Senior facility near completion
Eskaton Village of Grass Valley, a new senior housing community off Ridge Road in Grass Valley, could open in April, a representative for the gated community said this week.
The main building – a 146,000-square-foot facility – could open April 26, Trevor Hammond, Eskaton executive director for residential services, said Monday.
So far, 36 apartments in the main building – out of 137 – have been reserved, he said.
“We won’t be booked (in April) but we’re ahead of our schedule,” Hammond said. “I’m very pleased.”
Construction on 130 individual patio homes and a fitness center with an indoor swimming pool will begin this spring, Hammond said. Sares-Regis Group will build and sell the patio homes, he said.
Residents, all of whom will be 55 years of age or older, will receive varying degrees of services, including meals, transportation, house cleaning and other amenities.
Those who need the most care will receive assisted-living services – daily help with bathing, dressing and other needs.
Eskaton Village is not a nursing home and will not provide health care services, Hammond said. On average, people stay 2.5 years in assisted-living centers before they are transferred to a nursing home, Hammond said.
Residents who do not need as much care will live in 80 apartments in a separate wing.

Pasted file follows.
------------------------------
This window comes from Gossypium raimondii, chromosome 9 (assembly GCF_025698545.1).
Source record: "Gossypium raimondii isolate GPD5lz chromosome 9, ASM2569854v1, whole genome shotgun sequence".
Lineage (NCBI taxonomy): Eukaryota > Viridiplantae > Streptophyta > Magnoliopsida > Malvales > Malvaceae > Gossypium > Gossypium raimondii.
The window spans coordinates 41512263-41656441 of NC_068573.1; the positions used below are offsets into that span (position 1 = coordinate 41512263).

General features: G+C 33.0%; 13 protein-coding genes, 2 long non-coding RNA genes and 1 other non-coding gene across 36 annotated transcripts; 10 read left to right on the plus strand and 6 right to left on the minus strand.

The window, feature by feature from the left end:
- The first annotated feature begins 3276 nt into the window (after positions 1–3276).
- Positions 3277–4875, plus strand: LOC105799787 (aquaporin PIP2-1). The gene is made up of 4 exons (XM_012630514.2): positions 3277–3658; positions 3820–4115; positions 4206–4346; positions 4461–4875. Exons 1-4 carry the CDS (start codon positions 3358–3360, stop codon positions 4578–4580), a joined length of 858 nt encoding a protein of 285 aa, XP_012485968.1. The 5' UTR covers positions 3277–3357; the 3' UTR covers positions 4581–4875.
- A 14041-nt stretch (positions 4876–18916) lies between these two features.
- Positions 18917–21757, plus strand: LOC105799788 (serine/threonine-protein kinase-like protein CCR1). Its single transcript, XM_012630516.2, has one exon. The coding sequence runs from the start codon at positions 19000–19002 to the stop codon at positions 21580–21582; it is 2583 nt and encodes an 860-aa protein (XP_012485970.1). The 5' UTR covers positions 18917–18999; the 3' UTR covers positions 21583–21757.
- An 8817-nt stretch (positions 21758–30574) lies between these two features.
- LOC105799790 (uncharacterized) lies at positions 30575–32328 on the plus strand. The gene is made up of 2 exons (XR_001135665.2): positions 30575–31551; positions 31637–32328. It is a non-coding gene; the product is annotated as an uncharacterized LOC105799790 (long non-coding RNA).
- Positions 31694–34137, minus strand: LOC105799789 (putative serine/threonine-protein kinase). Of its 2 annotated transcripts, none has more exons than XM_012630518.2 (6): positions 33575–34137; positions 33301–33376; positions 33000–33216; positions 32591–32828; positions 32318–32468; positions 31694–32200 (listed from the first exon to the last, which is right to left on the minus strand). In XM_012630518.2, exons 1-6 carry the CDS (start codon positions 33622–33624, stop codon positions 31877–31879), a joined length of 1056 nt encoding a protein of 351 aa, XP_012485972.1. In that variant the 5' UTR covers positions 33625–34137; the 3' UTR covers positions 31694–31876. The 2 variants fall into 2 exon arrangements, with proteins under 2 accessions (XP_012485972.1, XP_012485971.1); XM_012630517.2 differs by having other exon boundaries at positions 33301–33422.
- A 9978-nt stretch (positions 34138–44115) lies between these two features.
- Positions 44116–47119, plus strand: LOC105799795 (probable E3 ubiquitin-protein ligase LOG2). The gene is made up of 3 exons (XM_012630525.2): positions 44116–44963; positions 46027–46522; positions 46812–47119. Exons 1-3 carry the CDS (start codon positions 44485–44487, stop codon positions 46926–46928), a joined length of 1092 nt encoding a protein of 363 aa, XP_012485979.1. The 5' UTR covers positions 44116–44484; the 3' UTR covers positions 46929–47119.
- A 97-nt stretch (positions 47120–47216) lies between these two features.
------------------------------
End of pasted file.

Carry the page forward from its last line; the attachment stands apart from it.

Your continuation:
Grass Valley’s three other assisted-living centers report 90 percent to close to 100 percent occupancy rates. Michael Ruggles of Quail Ridge Senior Living on Sutton Way underscored the need for such service.
“There is certainly plenty of room for all of us,” Ruggles said Tuesday.
Quail Ridge, opened 19 months ago and licensed for up 101 people, only has three open spaces in its Alzheimer’s unit, Ruggles said.
There are two other assisted-living centers in Grass Valley, Highgate Retirement Village on Sierra College Boulevard and Brunswick Inn on Olympia Park Road in the Glenbrook Basin.
Phil Reinheimer, director of the Nevada County Adult and Family Services, said Tuesday assisted-living centers are a major part of the county’s long-term care services plan.
The problem is that Medi-Cal, the health insurance for the low-income, does not cover assisted-living costs, Reinheimer said, which can run $3,000 or more a month.
“The more urgent need is accessibility for the low-income,” he said.
Eskaton residents could pay $2,500 to $3,400 a month for an apartment in its assisted-living wing, according to Eskaton. Those who do not need as much care could pay $1,976 to $2,548 a month.
The number of Americans 65 years of age or older is expected to double during the next 30 years to nearly 70 million, according to the National Council on Aging. In Nevada County, the number of residents ages 45 to 54 almost doubled since 1990 to 16,467 in 2000, according to U.S. Census Bureau data.
Eskaton, a nonprofit organization serving 15,000 seniors, is based in Carmichael.
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